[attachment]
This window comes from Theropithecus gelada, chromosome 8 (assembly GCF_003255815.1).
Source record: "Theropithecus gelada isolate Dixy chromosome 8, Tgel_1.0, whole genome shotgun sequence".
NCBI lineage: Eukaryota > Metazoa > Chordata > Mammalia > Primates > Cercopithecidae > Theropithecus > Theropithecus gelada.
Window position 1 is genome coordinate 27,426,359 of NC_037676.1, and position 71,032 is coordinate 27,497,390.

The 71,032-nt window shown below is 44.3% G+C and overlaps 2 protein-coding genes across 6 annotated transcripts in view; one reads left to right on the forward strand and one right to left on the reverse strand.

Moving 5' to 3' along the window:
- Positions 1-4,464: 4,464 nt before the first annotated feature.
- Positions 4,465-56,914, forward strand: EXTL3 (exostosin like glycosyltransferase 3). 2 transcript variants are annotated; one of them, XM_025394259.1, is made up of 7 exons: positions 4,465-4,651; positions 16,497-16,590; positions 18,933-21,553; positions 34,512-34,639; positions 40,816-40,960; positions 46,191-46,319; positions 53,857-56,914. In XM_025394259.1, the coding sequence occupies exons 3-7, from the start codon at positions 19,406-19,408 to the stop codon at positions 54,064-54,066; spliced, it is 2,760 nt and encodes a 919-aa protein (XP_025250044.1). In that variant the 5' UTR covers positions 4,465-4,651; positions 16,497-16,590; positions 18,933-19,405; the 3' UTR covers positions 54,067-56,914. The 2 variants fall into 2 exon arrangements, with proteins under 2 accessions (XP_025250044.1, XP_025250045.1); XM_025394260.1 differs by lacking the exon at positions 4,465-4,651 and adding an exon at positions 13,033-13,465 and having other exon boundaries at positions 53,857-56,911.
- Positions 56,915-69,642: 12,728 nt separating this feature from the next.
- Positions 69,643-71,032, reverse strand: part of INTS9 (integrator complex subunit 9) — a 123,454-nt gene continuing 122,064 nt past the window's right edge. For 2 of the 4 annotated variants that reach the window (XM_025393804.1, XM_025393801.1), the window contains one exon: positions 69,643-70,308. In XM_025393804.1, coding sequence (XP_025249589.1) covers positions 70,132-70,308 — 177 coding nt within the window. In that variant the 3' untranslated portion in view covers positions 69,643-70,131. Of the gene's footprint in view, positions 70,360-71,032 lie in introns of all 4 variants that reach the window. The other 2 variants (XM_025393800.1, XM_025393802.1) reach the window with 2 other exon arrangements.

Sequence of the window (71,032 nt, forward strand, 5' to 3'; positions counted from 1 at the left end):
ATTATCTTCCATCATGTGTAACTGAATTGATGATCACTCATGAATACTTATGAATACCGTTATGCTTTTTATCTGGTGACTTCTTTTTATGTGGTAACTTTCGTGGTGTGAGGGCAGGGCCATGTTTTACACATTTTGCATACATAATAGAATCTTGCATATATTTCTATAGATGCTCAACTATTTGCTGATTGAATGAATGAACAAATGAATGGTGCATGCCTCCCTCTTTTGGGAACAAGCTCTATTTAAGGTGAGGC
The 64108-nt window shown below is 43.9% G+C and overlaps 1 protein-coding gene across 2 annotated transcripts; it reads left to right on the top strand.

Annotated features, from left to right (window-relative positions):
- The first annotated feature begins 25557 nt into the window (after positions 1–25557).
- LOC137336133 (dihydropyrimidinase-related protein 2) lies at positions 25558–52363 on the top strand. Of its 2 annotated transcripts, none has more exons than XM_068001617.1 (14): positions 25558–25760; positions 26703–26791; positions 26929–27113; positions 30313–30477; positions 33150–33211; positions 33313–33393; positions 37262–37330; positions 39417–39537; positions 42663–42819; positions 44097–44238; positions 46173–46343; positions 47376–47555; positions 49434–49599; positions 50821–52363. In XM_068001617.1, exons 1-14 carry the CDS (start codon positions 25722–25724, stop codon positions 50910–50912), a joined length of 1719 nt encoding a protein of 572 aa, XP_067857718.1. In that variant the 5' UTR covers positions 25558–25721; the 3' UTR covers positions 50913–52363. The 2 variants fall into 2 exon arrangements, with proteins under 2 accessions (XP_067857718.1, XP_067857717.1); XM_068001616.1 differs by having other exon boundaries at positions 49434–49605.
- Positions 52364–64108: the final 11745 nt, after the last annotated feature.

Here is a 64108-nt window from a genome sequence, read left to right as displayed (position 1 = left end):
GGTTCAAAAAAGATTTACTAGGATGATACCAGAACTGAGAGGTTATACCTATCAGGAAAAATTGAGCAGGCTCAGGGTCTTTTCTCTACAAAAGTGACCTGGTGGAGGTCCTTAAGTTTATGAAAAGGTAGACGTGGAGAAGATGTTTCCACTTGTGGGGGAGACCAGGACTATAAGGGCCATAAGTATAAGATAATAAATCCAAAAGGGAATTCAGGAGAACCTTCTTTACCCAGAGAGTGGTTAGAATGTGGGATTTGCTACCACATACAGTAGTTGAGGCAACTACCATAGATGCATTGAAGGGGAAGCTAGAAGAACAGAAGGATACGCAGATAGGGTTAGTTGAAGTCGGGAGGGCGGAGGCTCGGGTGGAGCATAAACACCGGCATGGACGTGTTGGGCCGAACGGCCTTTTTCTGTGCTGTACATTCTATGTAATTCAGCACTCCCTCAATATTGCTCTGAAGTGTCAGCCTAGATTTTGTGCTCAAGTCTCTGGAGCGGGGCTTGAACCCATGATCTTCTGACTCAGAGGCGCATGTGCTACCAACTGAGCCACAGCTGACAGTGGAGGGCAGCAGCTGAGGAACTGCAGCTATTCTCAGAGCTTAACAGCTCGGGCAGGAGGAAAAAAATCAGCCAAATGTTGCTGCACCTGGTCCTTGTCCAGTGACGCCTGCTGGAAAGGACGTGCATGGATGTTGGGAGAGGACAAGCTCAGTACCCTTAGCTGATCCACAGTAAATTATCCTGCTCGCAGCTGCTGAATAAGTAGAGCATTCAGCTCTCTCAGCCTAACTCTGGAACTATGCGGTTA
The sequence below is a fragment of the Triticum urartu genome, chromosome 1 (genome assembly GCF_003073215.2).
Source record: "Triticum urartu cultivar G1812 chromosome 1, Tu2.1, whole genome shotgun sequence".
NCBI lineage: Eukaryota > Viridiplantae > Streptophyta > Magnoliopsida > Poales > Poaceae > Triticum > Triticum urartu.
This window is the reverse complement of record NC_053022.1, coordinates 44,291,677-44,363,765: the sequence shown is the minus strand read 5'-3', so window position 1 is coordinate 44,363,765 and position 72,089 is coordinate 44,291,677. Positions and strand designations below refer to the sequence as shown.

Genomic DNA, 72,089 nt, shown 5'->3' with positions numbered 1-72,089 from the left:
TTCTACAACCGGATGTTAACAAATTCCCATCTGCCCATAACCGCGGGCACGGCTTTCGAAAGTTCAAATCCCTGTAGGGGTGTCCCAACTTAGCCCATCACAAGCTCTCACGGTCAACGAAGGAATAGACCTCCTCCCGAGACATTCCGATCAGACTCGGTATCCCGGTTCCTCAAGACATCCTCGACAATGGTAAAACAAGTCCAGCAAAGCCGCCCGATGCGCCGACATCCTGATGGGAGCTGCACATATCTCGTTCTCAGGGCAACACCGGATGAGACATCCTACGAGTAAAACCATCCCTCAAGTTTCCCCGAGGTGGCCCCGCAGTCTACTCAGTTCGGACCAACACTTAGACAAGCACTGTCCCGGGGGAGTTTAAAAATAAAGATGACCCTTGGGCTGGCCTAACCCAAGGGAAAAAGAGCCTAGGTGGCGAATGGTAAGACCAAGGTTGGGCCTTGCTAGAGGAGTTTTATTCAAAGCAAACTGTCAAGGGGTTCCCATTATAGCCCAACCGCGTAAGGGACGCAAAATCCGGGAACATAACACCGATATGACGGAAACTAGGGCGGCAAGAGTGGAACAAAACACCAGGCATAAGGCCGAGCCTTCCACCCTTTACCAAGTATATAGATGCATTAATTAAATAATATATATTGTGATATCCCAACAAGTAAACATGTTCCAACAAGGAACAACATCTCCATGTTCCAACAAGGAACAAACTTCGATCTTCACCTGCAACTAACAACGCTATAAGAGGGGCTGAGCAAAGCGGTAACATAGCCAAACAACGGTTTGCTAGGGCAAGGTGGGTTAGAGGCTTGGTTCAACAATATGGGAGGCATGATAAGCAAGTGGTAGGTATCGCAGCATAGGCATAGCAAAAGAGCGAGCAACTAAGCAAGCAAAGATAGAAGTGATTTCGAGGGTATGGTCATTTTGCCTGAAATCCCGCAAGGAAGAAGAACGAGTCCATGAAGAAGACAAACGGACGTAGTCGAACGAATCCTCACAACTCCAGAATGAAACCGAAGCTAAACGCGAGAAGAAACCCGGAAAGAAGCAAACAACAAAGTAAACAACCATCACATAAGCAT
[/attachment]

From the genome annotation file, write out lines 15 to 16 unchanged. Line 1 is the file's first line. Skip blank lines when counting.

- The first annotated feature begins 25557 nt into the window (after positions 1–25557).
- LOC137336133 (dihydropyrimidinase-related protein 2) lies at positions 25558–52363 on the top strand. Of its 2 annotated transcripts, none has more exons than XM_068001617.1 (14): positions 25558–25760; positions 26703–26791; positions 26929–27113; positions 30313–30477; positions 33150–33211; positions 33313–33393; positions 37262–37330; positions 39417–39537; positions 42663–42819; positions 44097–44238; positions 46173–46343; positions 47376–47555; positions 49434–49599; positions 50821–52363. In XM_068001617.1, exons 1-14 carry the CDS (start codon positions 25722–25724, stop codon positions 50910–50912), a joined length of 1719 nt encoding a protein of 572 aa, XP_067857718.1. In that variant the 5' UTR covers positions 25558–25721; the 3' UTR covers positions 50913–52363. The 2 variants fall into 2 exon arrangements, with proteins under 2 accessions (XP_067857718.1, XP_067857717.1); XM_068001616.1 differs by having other exon boundaries at positions 49434–49605.